The FA-18 training squadron was behind him now, he was a “fleet replacement pilot,” and having been above average throughout his training syllabus he had been sent forward where the need was greatest. His new squadron had sent a lieutenant to the airport at Hong Kong to pick him out of the crowd at the arrival terminal and bring him back to the “admin” in Kowloon. With his height, short hair and the ubiquitous green parachute bag by his side, the one all jet pilots are issued to carry their bulky flight gear, the wingman had been easy to spot. The lieutenant had been polite and welcoming at first in the cab before lapsing into private silence as the city loomed up before them, with its high rises, “fragrant” harbor and mad traffic patterns. Soon the wingman had gone up a giddying ride in and external, glass-lined elevator at a four-star hotel to meet his new friends at the admin.
The admin, he was told, was a common suite shared by all the squadron’s officers – they would pool their resources to purchase the best rooms with the best view that they could afford, and a squadron’s honor ashore in foreign ports was often measured in square footage and vistas. In this way, men of modest means could for a brief time live like rock stars in foreign climes, albeit rock stars with quite a number unusually close friends kept in startlingly close proximity – in a squadron of perhaps 25 officers, excluding on any given night those on duty or otherwise away, a suite of rooms built for four person occupancy might very well sleep 15 or 16 exhausted FA-18 pilots at the end of a night’s revelry. Many small counterfeits would be used to get all these men into a suite reserved in the name of one of them, and the ensuing game of cat and mouse with the hotel management was only part of the fun. The beds themselves would typically all be occupied by 3 AM, so that the last remnants coming home after that point would either flop down on couches or on the floor itself, often using bath towels for blankets. These last avengers felt obligated to wake the others up upon their arrival home, and often no one would get to sleep again until the recent arrivals had had a brief but spirited wrestling match with those “non-hacks” who had wasted a perfectly good night of liberty in order to get rack space, disgraces that they were to fighter aviation. No respect was due to those who had gone to bed “early,” and by God you could sleep when you were dead.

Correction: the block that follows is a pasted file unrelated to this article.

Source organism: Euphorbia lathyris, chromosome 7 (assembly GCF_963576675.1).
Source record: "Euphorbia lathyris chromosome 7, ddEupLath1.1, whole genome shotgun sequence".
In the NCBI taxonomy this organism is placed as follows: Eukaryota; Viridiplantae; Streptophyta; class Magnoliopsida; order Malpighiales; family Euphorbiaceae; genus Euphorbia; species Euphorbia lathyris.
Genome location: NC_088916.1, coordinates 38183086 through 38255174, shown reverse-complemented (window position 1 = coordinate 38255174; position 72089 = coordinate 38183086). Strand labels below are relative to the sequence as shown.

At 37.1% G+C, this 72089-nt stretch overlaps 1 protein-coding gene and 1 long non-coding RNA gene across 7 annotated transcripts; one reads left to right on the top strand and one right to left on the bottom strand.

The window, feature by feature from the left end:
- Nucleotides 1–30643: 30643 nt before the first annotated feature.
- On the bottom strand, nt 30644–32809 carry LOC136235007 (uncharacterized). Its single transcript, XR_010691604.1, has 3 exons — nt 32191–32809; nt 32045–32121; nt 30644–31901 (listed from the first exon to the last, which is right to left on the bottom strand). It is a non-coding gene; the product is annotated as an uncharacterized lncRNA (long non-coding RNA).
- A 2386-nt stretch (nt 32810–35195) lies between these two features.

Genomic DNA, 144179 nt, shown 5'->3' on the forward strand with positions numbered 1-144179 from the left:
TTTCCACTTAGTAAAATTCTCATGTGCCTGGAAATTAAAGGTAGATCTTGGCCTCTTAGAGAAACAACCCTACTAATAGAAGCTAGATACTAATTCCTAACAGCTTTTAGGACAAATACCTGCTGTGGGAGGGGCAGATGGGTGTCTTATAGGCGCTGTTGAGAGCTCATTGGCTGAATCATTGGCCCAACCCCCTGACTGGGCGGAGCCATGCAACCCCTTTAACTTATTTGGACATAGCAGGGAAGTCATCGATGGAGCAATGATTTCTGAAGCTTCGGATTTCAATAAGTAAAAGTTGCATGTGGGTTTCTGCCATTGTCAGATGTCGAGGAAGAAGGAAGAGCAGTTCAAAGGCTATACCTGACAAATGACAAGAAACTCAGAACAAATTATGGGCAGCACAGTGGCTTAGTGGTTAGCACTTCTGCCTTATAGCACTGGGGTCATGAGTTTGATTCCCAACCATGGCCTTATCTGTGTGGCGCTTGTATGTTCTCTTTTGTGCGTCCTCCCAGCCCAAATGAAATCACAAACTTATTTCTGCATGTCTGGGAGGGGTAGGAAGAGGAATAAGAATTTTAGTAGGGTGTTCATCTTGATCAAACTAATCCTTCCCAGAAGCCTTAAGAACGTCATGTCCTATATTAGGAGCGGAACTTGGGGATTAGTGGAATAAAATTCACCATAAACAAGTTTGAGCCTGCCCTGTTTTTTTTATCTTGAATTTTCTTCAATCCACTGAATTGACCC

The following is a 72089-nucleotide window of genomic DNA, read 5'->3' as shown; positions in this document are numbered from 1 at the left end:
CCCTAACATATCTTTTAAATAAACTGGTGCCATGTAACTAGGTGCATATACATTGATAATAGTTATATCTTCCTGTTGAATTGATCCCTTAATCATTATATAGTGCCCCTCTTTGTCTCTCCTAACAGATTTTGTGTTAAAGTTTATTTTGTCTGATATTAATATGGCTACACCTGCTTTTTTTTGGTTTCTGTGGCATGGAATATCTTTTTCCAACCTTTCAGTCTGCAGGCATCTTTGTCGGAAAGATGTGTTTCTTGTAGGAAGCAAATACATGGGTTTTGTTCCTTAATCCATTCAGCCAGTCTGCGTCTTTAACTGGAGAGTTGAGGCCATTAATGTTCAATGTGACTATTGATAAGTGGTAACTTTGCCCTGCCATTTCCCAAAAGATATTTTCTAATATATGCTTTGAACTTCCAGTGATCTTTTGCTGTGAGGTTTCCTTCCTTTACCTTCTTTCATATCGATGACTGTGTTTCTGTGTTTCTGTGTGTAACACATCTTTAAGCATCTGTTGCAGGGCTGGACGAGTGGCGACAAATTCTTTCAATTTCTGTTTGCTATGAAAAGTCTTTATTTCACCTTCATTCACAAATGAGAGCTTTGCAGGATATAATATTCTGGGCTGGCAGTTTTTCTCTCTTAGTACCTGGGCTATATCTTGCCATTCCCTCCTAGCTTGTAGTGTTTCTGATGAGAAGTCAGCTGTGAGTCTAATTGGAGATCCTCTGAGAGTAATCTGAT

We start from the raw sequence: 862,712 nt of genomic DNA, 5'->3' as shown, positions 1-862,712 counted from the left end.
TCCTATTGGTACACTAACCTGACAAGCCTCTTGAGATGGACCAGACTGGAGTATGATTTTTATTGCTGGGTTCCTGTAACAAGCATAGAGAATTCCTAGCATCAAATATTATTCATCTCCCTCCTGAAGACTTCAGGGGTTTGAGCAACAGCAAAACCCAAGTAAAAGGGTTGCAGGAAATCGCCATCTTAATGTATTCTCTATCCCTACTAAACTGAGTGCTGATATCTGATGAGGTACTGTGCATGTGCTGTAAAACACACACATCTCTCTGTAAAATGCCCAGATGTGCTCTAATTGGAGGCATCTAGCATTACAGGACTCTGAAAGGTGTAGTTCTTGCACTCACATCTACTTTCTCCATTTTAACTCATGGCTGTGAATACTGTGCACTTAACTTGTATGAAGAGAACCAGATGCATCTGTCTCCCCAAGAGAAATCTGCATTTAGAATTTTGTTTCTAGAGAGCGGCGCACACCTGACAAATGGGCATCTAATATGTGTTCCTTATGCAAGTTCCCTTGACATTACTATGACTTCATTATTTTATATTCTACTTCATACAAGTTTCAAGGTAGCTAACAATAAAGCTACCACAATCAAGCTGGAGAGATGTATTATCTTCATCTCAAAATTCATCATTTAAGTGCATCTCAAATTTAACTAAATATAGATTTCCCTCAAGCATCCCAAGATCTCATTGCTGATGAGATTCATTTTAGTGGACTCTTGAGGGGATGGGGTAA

It had been a long flight from Los Angeles, and the wingman was jet-lagged when he arrived in the admin, and would have liked nothing better than to lie down, but the evening’s flying squad was already being organized for a sortie on the town, and it was clear that his presence for the mission was expected. He also had the very clear sense of being measured and evaluated, and had as well the suspicion born of observing privately exchanged remarks and significant glances that he himself was somehow intended to form a part of the night’s entertainment. In this he was not mistaken, for three hours later he was standing in a Wan Chai alleyway, violently ill from overindulgence while his new friends stood round him at a cautious but protective distance. They had been “doing shots,” in honor of his arrival, but it had just been revealed to him that the others had been drinking water while he himself had downed glass after glass of tequila. Through his retching and the haze in his head, the wingman took this knowledge philosophically, for he had grown up playing football, basketball and baseball each in turn, because that is what young men did in Nebraska when not working on the farm, or going to school or hunting and he was familiar with the underlying psychology of teams and the petty masculine initiation rituals of humiliation.
In Nebraska, as previously related, young men learned to hunt and they learned to kill, but the wingman had never before taken a human life, and all of that was about to change…